Effective approach to non-relativistic quantum mechanics

Tue, 03/11/2015 - 12:00
David Jacobs (UCT)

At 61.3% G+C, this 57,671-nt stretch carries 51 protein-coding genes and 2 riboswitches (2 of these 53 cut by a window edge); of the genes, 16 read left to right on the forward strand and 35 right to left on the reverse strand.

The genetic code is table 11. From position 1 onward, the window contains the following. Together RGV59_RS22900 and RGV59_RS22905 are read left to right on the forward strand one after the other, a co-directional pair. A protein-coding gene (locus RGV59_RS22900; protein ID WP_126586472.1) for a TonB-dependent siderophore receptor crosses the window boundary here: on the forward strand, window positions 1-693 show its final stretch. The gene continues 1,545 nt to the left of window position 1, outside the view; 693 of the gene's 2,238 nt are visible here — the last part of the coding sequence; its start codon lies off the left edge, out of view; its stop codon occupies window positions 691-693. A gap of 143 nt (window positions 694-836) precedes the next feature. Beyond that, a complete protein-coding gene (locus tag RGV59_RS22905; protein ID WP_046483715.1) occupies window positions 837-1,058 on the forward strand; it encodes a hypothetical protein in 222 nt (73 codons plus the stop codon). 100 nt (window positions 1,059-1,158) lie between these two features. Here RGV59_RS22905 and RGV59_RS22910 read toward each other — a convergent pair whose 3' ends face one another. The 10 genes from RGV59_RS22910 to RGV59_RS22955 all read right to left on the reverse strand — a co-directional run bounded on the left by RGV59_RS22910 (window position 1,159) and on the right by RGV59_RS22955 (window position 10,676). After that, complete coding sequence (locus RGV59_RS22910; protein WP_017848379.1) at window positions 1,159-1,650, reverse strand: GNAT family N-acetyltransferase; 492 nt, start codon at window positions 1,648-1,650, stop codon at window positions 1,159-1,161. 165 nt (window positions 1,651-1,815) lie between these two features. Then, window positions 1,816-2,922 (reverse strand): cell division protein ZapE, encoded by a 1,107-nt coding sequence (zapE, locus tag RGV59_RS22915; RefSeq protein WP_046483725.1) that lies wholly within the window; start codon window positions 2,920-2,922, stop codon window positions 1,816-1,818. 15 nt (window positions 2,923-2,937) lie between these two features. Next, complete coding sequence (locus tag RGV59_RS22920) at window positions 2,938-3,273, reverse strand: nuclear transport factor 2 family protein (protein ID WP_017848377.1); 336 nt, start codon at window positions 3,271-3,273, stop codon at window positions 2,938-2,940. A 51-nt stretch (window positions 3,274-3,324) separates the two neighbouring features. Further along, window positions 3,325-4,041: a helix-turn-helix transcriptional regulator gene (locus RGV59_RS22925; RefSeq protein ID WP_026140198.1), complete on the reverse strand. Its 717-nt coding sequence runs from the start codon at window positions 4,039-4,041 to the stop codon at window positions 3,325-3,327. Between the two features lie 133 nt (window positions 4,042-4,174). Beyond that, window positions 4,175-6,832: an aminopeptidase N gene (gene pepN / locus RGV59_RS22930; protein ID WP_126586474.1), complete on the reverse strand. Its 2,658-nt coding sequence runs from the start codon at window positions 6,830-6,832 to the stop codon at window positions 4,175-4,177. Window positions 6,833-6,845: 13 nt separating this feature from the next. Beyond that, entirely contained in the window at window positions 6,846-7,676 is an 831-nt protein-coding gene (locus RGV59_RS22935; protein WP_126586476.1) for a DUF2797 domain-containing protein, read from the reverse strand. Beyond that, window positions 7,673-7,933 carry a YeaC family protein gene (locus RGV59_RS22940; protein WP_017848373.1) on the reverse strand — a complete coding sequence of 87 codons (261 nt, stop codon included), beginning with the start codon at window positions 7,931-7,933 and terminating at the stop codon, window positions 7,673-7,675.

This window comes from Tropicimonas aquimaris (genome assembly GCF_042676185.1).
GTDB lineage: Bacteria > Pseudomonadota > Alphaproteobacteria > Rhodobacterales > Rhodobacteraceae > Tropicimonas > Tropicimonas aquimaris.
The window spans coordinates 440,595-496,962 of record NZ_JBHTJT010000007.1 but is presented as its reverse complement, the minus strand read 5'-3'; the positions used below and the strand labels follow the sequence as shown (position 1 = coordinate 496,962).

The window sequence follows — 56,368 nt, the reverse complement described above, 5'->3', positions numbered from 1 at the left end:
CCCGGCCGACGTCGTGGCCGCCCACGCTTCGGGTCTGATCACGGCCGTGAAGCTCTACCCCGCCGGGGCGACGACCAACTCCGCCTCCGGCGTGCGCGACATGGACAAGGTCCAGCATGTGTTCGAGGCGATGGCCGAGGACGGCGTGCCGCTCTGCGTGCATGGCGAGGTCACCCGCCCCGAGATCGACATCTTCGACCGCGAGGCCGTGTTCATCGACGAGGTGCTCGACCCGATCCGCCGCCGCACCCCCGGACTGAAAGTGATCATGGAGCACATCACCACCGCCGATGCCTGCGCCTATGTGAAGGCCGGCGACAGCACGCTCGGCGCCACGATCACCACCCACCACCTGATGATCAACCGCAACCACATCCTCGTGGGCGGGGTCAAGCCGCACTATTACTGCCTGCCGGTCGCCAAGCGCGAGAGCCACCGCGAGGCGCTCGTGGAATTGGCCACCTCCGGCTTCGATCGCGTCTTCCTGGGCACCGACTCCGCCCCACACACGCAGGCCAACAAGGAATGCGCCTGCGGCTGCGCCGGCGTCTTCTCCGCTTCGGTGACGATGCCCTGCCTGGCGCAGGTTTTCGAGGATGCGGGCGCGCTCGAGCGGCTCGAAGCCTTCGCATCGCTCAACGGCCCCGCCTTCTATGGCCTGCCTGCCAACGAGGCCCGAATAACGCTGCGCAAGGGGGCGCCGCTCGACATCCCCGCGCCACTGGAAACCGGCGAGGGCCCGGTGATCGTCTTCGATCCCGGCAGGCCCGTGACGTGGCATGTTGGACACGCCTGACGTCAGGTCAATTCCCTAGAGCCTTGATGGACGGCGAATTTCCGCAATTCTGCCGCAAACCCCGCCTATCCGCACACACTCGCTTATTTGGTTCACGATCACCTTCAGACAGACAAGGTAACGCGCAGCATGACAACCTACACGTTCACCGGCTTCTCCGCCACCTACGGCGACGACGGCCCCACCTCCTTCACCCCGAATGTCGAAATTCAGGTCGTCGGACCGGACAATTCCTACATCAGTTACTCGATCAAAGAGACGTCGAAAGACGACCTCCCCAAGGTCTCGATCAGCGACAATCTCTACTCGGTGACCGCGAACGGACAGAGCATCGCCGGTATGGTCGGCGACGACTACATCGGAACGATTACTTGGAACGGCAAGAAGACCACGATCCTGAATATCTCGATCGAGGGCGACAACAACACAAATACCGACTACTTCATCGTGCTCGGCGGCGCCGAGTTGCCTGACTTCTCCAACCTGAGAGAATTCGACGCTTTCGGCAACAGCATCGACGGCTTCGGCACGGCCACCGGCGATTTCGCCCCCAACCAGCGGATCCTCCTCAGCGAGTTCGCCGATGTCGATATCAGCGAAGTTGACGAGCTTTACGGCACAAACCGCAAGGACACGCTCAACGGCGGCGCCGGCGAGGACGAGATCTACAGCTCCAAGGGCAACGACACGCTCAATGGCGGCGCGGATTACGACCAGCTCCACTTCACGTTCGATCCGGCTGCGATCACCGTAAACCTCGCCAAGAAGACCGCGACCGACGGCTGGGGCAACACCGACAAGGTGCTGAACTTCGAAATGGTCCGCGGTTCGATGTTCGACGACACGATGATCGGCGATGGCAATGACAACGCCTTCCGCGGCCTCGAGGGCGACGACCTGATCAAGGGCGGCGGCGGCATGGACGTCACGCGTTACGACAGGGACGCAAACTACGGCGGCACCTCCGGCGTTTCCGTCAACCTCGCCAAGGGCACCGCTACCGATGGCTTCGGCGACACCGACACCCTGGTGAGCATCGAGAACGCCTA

Abstract: The boundary conditions on non-relativistic wavefunctions are often unconstrained by the basic precepts of quantum mechanics. The physical implications of this boundary condition freedom has remained largely unappreciated, despite the wealth of literature that exists on the subject, namely self-adjoint extensions. They must, however, be incorporated into the effective description of any quantum mechanical system in order to capture all possible short-distance physics that doesn't decouple in the long wavelength limit. A physically-intuitive method will be presented that employs artificial boundaries inserted at an intermediate (but arbitrary) scale, on which the most general boundary conditions are satisfied. Requiring measurable quantities (e.g. spectra and cross sections) to be independent of this artificial boundary, renormalization group-type equations are derived that determine how the boundary conditions must ``flow" with the scale of the artificial boundary. As examples, I will discuss this applies even to the free particle, harmonic oscillator, and Coulomb potentials. Connections are made to previously established results for contact potentials in certain atomic and condensed matter systems, and novel (I hope) predictions are made that could be verified in real laboratory systems.